The alternative newspaper serving Eugene, Oregon was forced to lay off its entire editorial staff following the alleged theft of funds that has left the publication in financial ruin, its top editors confirmed this week.
The Eugene Weekly said the alleged embezzlement of funds by “someone we once trusted” will also result in the immediate suspension of the print edition of the newspaper, something that has not happened during its 20-year existence.
“We are still counting up the damage, but it’s thousands upon thousands,” the newspaper said in a note published on Tuesday and written by four of its executives, including editor Camilla Mortensen. “The theft of EW’s funds remained hidden for years and has left our finances in shambles. A team of private forensic accountants is analyzing our books and accounts.”
The executives did not name the employee or contractor responsible for the alleged theft. They said they were duped into believing the worker was paying the newspaper’s contractors and contributing funds to the retirement accounts of its employees, both of which weren’t actually happening.
“We had to lay off the entire 10-person staff three days before Christmas,” the executives wrote.
After learning about the theft, the newspaper said it hired an independent auditor to comb over its books. It also contacted the Eugene Police Department to report the matter, the newspaper said.
Reached for comment on Thursday, a spokesperson for the Eugene Police Department affirmed the agency received a theft report from the offices of the newspaper on December 19. The spokesperson said no arrests have been made, but declined to provide more information to The Desk, saying the matter was part of an ongoing investigation.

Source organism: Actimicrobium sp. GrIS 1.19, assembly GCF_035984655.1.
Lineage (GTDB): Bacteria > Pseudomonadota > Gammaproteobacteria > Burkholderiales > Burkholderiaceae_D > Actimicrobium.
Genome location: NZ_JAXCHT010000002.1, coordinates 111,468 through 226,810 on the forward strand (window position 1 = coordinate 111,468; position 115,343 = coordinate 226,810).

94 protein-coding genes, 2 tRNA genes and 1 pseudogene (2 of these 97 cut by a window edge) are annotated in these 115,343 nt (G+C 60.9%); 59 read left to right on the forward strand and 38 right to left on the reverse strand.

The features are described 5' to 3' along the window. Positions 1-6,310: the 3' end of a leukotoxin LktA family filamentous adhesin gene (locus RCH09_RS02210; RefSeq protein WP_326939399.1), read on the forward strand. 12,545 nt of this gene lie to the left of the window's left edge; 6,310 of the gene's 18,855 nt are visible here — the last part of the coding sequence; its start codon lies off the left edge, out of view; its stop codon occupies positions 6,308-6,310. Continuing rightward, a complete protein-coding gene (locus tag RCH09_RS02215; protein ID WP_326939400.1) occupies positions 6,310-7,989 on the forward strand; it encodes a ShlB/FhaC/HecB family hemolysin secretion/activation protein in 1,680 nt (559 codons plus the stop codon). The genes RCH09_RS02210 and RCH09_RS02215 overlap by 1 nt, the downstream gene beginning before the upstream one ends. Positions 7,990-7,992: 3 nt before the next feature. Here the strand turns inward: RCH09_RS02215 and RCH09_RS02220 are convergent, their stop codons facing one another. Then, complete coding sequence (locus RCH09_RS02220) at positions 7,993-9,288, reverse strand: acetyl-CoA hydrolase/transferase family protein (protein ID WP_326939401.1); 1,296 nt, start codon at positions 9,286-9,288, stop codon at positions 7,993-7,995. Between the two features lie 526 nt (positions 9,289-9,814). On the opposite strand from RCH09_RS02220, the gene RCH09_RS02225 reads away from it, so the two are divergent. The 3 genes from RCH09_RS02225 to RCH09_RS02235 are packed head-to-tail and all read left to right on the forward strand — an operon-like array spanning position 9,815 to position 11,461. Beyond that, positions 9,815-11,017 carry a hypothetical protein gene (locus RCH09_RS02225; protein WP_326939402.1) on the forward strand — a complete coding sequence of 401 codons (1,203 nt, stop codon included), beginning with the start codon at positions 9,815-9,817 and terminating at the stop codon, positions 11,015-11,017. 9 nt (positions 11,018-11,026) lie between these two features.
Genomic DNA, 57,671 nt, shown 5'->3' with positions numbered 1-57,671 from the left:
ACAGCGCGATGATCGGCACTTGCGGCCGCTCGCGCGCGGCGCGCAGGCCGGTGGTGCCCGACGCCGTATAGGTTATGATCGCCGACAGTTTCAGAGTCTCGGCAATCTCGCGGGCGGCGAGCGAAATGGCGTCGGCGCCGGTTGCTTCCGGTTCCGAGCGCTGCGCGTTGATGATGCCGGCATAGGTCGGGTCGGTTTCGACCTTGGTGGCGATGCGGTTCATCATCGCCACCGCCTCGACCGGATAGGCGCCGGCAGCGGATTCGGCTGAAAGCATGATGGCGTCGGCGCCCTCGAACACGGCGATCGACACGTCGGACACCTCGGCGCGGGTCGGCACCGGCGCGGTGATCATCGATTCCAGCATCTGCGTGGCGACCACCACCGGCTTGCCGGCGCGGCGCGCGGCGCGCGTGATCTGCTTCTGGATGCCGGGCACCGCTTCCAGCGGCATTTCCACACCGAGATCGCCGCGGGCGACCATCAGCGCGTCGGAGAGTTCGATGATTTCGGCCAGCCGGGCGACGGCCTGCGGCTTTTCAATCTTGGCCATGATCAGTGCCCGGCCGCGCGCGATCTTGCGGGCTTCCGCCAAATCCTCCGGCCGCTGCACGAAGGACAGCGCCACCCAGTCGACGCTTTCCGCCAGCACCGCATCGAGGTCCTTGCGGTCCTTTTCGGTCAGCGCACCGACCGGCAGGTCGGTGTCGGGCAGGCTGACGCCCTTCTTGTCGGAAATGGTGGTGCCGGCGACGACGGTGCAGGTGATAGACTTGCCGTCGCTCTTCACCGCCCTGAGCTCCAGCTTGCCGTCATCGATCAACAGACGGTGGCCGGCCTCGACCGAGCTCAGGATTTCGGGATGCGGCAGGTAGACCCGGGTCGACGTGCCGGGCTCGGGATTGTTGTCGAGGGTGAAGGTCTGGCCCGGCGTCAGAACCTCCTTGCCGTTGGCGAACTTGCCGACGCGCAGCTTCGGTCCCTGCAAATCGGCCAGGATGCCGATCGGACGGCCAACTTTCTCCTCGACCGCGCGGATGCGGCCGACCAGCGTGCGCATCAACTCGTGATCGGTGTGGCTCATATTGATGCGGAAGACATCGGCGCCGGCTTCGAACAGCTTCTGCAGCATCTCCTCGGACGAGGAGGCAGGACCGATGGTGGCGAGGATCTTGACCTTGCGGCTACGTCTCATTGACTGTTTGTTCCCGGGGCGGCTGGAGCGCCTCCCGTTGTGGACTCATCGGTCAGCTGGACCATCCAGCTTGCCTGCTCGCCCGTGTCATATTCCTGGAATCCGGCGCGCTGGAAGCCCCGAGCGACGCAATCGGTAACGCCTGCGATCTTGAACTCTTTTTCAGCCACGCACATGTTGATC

The Eugene Weekly prints around 30,000 copies of its alternative newspaper on a regular, weekly schedule. The paper was one of the few to continue providing a print edition during the coronavirus health pandemic three years ago, even as other alternative weekly newspapers were suspending their print editions in favor of cheaper, online-only news production.
The newspaper’s printing partner is among the clients that have not received payment in months, and has demanded an upfront payment from the Eugene Weekly before it resumes printing the paper edition in the future, the executives said this week.
“The damage is more than most small businesses can bear. The scale of this moment is unlike anything we have ever faced,” the newspaper’s executives wrote. “But we believe in this newspaper’s mission, and we remain determined to keep [the Eugene Weekly] alive.”
The newspaper said it is “working on a comeback plan,” and is asking members of the community to donate money online, so it can bounce back from the situation. Those who cannot donate directly to the newspaper have been asked to show support in other ways, to include signing up for the newspaper’s weekly e-mail newsletters and by sharing its stories online.